In such a setting, I forged a friendship with Tom Johnson, eastern regional wine manager for Silver Oak Cellars and ambassador-at-large for both Silver Oak and Twomey, Silver Oak’s sister winery. Tom stopped off in Anniston a few weeks back to bring me up to date on the latest happenings at both wineries.
Napa’s famed Silver Oak Cellars released its first cabernet in 1972. Founder Ray Twomey Duncan, an oilman from Colorado, purchased land in Napa in the early 1960s, and the Duncan family continues to increase its holdings in California’s prime viticultural areas.
Duncan originally partnered with Justin Meyer in his Silver Oak venture. Duncan and Meyer shared common goals from the inception: to create a winery that would forever raise the standard of California wine, and to make only one wine — cabernet. Meyer sold his interest to the Duncan family in 2001.
In 1999, Ray Twomey Duncan and his four sons founded Twomey Cellars, establishing a sister winery where varietal wines other than cabernet would be produced. They purchased production facilities and surrounding vineyards south of Calistoga. The new winery was named Twomey (pronounced “too-me”), the patriarch’s middle name.
Twomey’s first wine was a merlot sourced from the family’s Soda Canyon Ranch property, planted to merlot by previous owners. Longtime Silver Oak winemaker Daniel Baron persuaded the Duncans to allow him to make a merlot from Soda Canyon fruit, using methods learned while working two harvests in the merlot-dominated regions of Bordeaux, Pomerol and St. Emilion.
Using a 19th-century method called soutirage traditional, Baron crafts merlot at Twomey using tools devised before wineries had electricity.
The method is akin to decanting a bottle of wine, but in this case an entire barrel is decanted. Today, moving wine from barrel to barrel is primarily accomplished with mechanized pumps, but Twomey merlots and first growths from Bordeaux are gently moved from barrel to barrel by hand.
This non-mechanical procedure preserves wine aromatics and allows small amounts of oxygen to reach the wine, helping to mellow out tannins. Thus, these wines are drinkable upon release, but also possess longevity.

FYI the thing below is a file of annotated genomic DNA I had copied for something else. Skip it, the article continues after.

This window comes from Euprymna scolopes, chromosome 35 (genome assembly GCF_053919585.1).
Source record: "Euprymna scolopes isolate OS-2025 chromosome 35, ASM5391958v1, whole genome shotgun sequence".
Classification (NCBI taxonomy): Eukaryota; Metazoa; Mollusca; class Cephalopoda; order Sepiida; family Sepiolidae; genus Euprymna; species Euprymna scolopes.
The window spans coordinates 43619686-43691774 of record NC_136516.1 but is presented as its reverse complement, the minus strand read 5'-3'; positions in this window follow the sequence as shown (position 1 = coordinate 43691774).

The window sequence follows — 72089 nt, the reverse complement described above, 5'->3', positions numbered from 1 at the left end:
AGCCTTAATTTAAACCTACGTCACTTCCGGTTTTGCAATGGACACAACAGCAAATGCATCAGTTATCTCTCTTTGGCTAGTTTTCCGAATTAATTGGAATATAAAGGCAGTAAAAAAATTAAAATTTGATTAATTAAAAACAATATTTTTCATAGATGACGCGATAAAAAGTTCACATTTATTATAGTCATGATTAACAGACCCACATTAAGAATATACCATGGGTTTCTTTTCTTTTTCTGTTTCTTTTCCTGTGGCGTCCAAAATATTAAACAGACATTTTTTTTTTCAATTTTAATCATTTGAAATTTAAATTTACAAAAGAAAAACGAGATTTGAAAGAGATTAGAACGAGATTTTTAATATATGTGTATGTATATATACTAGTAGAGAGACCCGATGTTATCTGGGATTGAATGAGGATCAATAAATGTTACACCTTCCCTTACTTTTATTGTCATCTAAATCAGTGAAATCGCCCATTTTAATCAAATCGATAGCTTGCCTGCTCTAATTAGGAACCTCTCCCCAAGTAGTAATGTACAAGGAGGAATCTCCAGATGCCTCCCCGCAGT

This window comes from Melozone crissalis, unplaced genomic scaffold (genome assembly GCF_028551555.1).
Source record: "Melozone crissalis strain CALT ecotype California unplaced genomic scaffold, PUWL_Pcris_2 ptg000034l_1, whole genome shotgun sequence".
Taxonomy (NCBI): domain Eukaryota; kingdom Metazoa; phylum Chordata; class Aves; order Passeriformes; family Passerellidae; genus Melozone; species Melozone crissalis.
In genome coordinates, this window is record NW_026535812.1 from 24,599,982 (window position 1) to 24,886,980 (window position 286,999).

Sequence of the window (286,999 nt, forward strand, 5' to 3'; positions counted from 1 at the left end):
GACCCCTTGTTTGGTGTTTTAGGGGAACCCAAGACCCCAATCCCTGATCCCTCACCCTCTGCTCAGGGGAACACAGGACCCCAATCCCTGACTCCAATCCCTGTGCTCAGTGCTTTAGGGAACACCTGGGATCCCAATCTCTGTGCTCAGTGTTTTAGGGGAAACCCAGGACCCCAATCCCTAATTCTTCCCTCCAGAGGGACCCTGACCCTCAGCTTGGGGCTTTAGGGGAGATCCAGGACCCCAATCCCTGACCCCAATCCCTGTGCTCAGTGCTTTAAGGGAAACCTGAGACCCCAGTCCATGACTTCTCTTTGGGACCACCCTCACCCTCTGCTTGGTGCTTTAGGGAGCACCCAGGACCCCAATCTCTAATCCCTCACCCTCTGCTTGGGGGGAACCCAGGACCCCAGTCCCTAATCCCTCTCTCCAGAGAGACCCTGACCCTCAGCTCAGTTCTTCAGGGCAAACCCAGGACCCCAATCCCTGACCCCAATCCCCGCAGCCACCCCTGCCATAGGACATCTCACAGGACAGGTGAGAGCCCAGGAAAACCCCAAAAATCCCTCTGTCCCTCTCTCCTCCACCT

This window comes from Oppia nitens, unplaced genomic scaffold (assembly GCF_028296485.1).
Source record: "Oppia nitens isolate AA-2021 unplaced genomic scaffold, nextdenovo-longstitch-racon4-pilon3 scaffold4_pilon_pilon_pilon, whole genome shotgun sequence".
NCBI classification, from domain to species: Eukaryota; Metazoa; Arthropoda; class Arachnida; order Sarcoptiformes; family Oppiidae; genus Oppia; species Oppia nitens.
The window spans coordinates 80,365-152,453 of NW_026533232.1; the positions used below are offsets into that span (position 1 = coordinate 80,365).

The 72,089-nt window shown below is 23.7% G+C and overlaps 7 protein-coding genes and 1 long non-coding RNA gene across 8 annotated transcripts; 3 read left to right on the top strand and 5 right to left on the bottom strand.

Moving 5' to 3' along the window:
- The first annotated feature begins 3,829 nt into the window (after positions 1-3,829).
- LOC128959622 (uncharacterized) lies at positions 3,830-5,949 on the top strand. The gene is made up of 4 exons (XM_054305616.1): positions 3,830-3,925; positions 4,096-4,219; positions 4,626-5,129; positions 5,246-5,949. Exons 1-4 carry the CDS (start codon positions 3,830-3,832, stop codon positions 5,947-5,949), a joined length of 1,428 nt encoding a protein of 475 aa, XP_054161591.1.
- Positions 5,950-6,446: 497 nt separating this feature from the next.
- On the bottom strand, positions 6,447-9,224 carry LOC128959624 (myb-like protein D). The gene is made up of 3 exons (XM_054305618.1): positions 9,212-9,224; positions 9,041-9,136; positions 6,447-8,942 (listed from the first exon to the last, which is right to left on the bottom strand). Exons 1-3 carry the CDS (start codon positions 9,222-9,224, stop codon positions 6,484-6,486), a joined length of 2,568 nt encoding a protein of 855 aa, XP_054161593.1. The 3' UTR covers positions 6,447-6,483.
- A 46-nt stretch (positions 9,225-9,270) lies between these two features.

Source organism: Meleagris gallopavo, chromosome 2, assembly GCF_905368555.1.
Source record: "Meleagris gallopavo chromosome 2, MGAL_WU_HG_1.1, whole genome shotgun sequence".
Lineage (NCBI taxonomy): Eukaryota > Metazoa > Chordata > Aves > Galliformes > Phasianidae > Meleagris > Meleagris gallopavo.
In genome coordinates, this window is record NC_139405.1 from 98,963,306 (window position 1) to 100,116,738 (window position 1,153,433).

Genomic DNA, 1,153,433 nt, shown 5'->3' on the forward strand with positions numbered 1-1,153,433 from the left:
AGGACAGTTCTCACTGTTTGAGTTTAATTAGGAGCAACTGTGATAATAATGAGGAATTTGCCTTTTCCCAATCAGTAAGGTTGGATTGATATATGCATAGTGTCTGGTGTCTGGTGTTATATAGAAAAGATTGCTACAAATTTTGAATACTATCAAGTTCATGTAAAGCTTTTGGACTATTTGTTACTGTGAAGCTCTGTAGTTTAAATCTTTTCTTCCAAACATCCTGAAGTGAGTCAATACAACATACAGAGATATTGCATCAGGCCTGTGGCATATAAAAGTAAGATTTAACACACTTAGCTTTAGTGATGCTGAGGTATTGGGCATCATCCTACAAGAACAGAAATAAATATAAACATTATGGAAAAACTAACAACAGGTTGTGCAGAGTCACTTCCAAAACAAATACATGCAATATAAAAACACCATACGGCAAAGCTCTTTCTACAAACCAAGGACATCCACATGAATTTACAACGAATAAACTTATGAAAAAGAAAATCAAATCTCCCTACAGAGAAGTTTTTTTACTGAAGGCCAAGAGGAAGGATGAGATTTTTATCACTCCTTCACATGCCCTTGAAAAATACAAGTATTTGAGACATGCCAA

In 2000, the Duncan family acquired property in the heart of the Russian River Valley, ideally suited for growing pinot noir. Ben Cane was hired as winemaker for their pinot noir program in 2007. Cane now produces four different pinots and a sauvignon blanc at the Healdsburg facility.
With fruit coming from the best sources in the world, top-notch winemakers and incredible attention to detail, Twomey wines like Silver Oak are pricey, but worth the expense for those serious about wine. Try one of the following:
Twomey 2007 Pinot Noir Russian River Valley. Pinot noir does best in cool climates like the Russian River Valley. Top wineries like Twomey have expanded their holdings into cool growing regions. This wine is a bold and concentrated pinot noir, with dark fruit aromas, nicely integrated tannins, high alcohol, 14.1 percent by volume. The 2007 is not available in our market area, but Tyson Art and Frame has the 2005 vintage for $50.
Twomey 2008 Sauvignon Blanc. In the $28 to $30 range by special order from your favorite wine source. Pale straw color with citrus flavors and a crisp finish. Great summer picnic wine with a screw-cap closure.
Twomey 2005 Merlot. $53.75 at Tyson Art and Frame. Not your mama’s merlot. A big, complex merlot, as opposed to a mindless quaff. Concentrated, dark fruit flavors and aromas that jump out of the glass. Pleasant approach, smooth mid-plate, lingering finish.